Here’s a sample snippet of a coaching conversation I have often had with executives. To set the scene for you, it usually happens after we’ve discussed a project or strategic initiative and its value alignment for their organization.

Exec: “This is terrific; I can see how it will make a big difference for us. I’m anxious to get started; we could probably introduce the plan at our next staff meeting.”

Me: “I agree, it is a terrific plan. However let me ask you something before you move on to how you’ll communicate it, and the campaign you’ll subsequently run with it. What are you assuming this additional project will replace in your existing operation?”

Exec: “What will it replace? Well, the old way we’ve been approaching things; we all agree that our present tactics aren’t all that effective.”

Me: “When you say ‘present tactics,’ how much are you referring to? Are you completely confident that everyone will make the same assumptions you are, and not continue trying to handle both the old and the new? What are the reasons they might want to hold on to the comfortable, tried and true way they’ve always approached this?”

Exec: “Listen, I don’t want to micromanage the thing. I’m sure they can figure it out.”

Another potential stress factor lobbed into the organization. Unless… we continue the conversation to figure out how without micromanaging, the Exec can articulate some suggestions whereby he gives them the gift of reasonableness, not adding to their sense of overwhelm.

The reality of most organizations, is that pleasing the boss, in handling directives both old and new, contributes to the significant, and rampant proliferation of auto-pilot, sacred cows, stressful overload, and productivity slowdowns. Like it or not, and whether you want to admit it or not, when you are the boss, people are very selective about the questions they’ll ask you, fearing they are exposing their own shortcomings or lack of self-confidence. If they perceive “the old way” was one of your once-favored pet projects, they’ll hold on to their practice of it, even when they might think better of it otherwise.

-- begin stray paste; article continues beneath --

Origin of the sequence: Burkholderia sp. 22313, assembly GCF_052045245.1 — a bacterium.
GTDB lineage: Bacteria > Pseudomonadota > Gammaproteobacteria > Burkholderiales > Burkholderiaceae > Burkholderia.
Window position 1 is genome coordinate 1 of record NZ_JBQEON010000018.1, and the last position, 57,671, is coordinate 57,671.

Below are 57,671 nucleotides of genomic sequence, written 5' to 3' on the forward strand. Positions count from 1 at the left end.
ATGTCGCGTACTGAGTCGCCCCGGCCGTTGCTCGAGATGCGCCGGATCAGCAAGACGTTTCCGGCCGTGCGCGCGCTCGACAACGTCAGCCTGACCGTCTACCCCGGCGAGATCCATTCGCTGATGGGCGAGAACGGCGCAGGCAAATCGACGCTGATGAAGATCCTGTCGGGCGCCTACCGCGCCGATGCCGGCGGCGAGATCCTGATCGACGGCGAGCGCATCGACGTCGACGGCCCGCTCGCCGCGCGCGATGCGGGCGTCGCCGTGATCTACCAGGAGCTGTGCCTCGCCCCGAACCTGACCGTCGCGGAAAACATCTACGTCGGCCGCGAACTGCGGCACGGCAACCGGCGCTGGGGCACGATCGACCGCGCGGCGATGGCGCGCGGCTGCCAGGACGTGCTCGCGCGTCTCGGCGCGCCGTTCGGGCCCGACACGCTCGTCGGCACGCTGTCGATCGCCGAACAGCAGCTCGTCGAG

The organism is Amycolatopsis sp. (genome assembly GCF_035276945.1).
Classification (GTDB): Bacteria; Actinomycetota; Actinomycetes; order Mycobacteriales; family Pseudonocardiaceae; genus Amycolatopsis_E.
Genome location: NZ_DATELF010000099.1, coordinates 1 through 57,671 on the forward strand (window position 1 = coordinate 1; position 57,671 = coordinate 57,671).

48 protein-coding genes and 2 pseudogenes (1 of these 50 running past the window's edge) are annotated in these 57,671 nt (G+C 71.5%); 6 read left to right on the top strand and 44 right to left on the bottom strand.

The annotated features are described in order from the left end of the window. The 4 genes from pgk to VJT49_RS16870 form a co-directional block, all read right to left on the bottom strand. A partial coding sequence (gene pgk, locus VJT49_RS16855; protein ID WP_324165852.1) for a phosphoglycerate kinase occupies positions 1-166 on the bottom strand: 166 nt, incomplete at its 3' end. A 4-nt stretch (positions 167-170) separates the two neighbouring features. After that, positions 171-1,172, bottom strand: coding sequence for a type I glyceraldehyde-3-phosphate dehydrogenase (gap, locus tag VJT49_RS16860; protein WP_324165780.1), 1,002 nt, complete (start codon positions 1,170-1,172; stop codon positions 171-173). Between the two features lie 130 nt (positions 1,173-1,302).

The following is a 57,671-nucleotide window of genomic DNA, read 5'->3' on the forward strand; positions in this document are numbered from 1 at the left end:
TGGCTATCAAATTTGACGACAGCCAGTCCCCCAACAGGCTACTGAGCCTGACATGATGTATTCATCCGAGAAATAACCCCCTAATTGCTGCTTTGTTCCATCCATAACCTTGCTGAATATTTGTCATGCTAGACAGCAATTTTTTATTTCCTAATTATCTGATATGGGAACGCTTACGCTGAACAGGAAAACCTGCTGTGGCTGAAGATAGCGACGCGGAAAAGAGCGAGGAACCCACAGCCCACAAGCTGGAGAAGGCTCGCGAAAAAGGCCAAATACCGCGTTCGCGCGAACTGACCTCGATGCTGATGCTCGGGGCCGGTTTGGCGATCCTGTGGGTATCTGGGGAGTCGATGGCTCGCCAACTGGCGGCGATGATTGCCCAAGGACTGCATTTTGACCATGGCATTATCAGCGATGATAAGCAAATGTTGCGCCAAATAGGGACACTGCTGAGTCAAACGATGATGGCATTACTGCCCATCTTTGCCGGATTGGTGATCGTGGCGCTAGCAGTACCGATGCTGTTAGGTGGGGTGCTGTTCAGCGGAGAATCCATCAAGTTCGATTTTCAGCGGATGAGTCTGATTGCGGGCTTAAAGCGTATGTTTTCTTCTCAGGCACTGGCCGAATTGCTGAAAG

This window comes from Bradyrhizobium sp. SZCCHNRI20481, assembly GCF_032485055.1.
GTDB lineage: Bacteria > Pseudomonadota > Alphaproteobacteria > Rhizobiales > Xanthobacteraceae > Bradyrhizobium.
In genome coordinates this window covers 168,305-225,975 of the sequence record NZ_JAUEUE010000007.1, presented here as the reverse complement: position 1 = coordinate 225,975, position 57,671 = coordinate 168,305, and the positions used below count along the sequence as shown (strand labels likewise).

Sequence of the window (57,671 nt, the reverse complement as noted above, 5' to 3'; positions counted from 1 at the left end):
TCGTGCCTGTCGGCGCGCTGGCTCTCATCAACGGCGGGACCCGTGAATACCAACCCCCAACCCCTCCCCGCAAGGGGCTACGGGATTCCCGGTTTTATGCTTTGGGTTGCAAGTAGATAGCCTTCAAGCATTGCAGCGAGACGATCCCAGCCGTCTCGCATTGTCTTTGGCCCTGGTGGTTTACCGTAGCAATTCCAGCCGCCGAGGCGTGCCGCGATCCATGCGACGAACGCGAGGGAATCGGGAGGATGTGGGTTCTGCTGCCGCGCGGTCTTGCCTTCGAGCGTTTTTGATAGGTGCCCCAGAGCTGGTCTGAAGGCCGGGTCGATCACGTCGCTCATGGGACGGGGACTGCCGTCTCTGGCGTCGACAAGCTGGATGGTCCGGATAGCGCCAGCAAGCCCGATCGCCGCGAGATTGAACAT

When you are about to add to someone’s workload, you should own the 100%. What I mean by that, is that the responsible thing to do, is to own the productivity equilibrium in the operation when you contribute to it.

The one assumption you should make, giving them the benefit of the doubt, is that everyone is already at 100%. If you add another 10%, you can’t expect them to be equally productive now at 110%. Thus, 10% somewhere else has got to go, and suggestions from you on what that old stuff you are expecting to (or willing to) replace, can really help.

This doesn’t just apply to executives, but to leaders and managers at every level of an organization. Adding versus replacing is contributing to workplace overwhelm every day, and in small ways that add up to BIG drags on overall productivity.

When I coach clients to do audits for process duplication within their organizations, it is amazing how much they find, and how much “Listen, I don’t want to micromanage the thing” turns into “I can’t believe we still do this!”

Even with unanimous agreement on its breakthrough merits, no matter how extraordinary your new idea or captivating project might be, it will add to workload. Excitement dims quickly when the pep rally is over, and reality sets in. You’ve got to reckon with the domino effect any new project or strategic initiative can create, by always seeking to replace, and not just add. Own the 100% and help your organization realize the full benefit of your breakthrough ideas.

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Rosa Say is the author of Managing with Aloha, Bringing Hawaii’s Universal Values to the Art of Business and the Talking Story blog. She is the founder and head coach of Say Leadership Coaching, a company dedicated to bringing nobility to the working arts of management and leadership. For more of her ideas, click to her Thursday columns in the archives; you’ll find her index in the left column of www.ManagingWithAloha.com

Rosa’s Previous Thursday Column was: Your Final, Essential Hiring Question.

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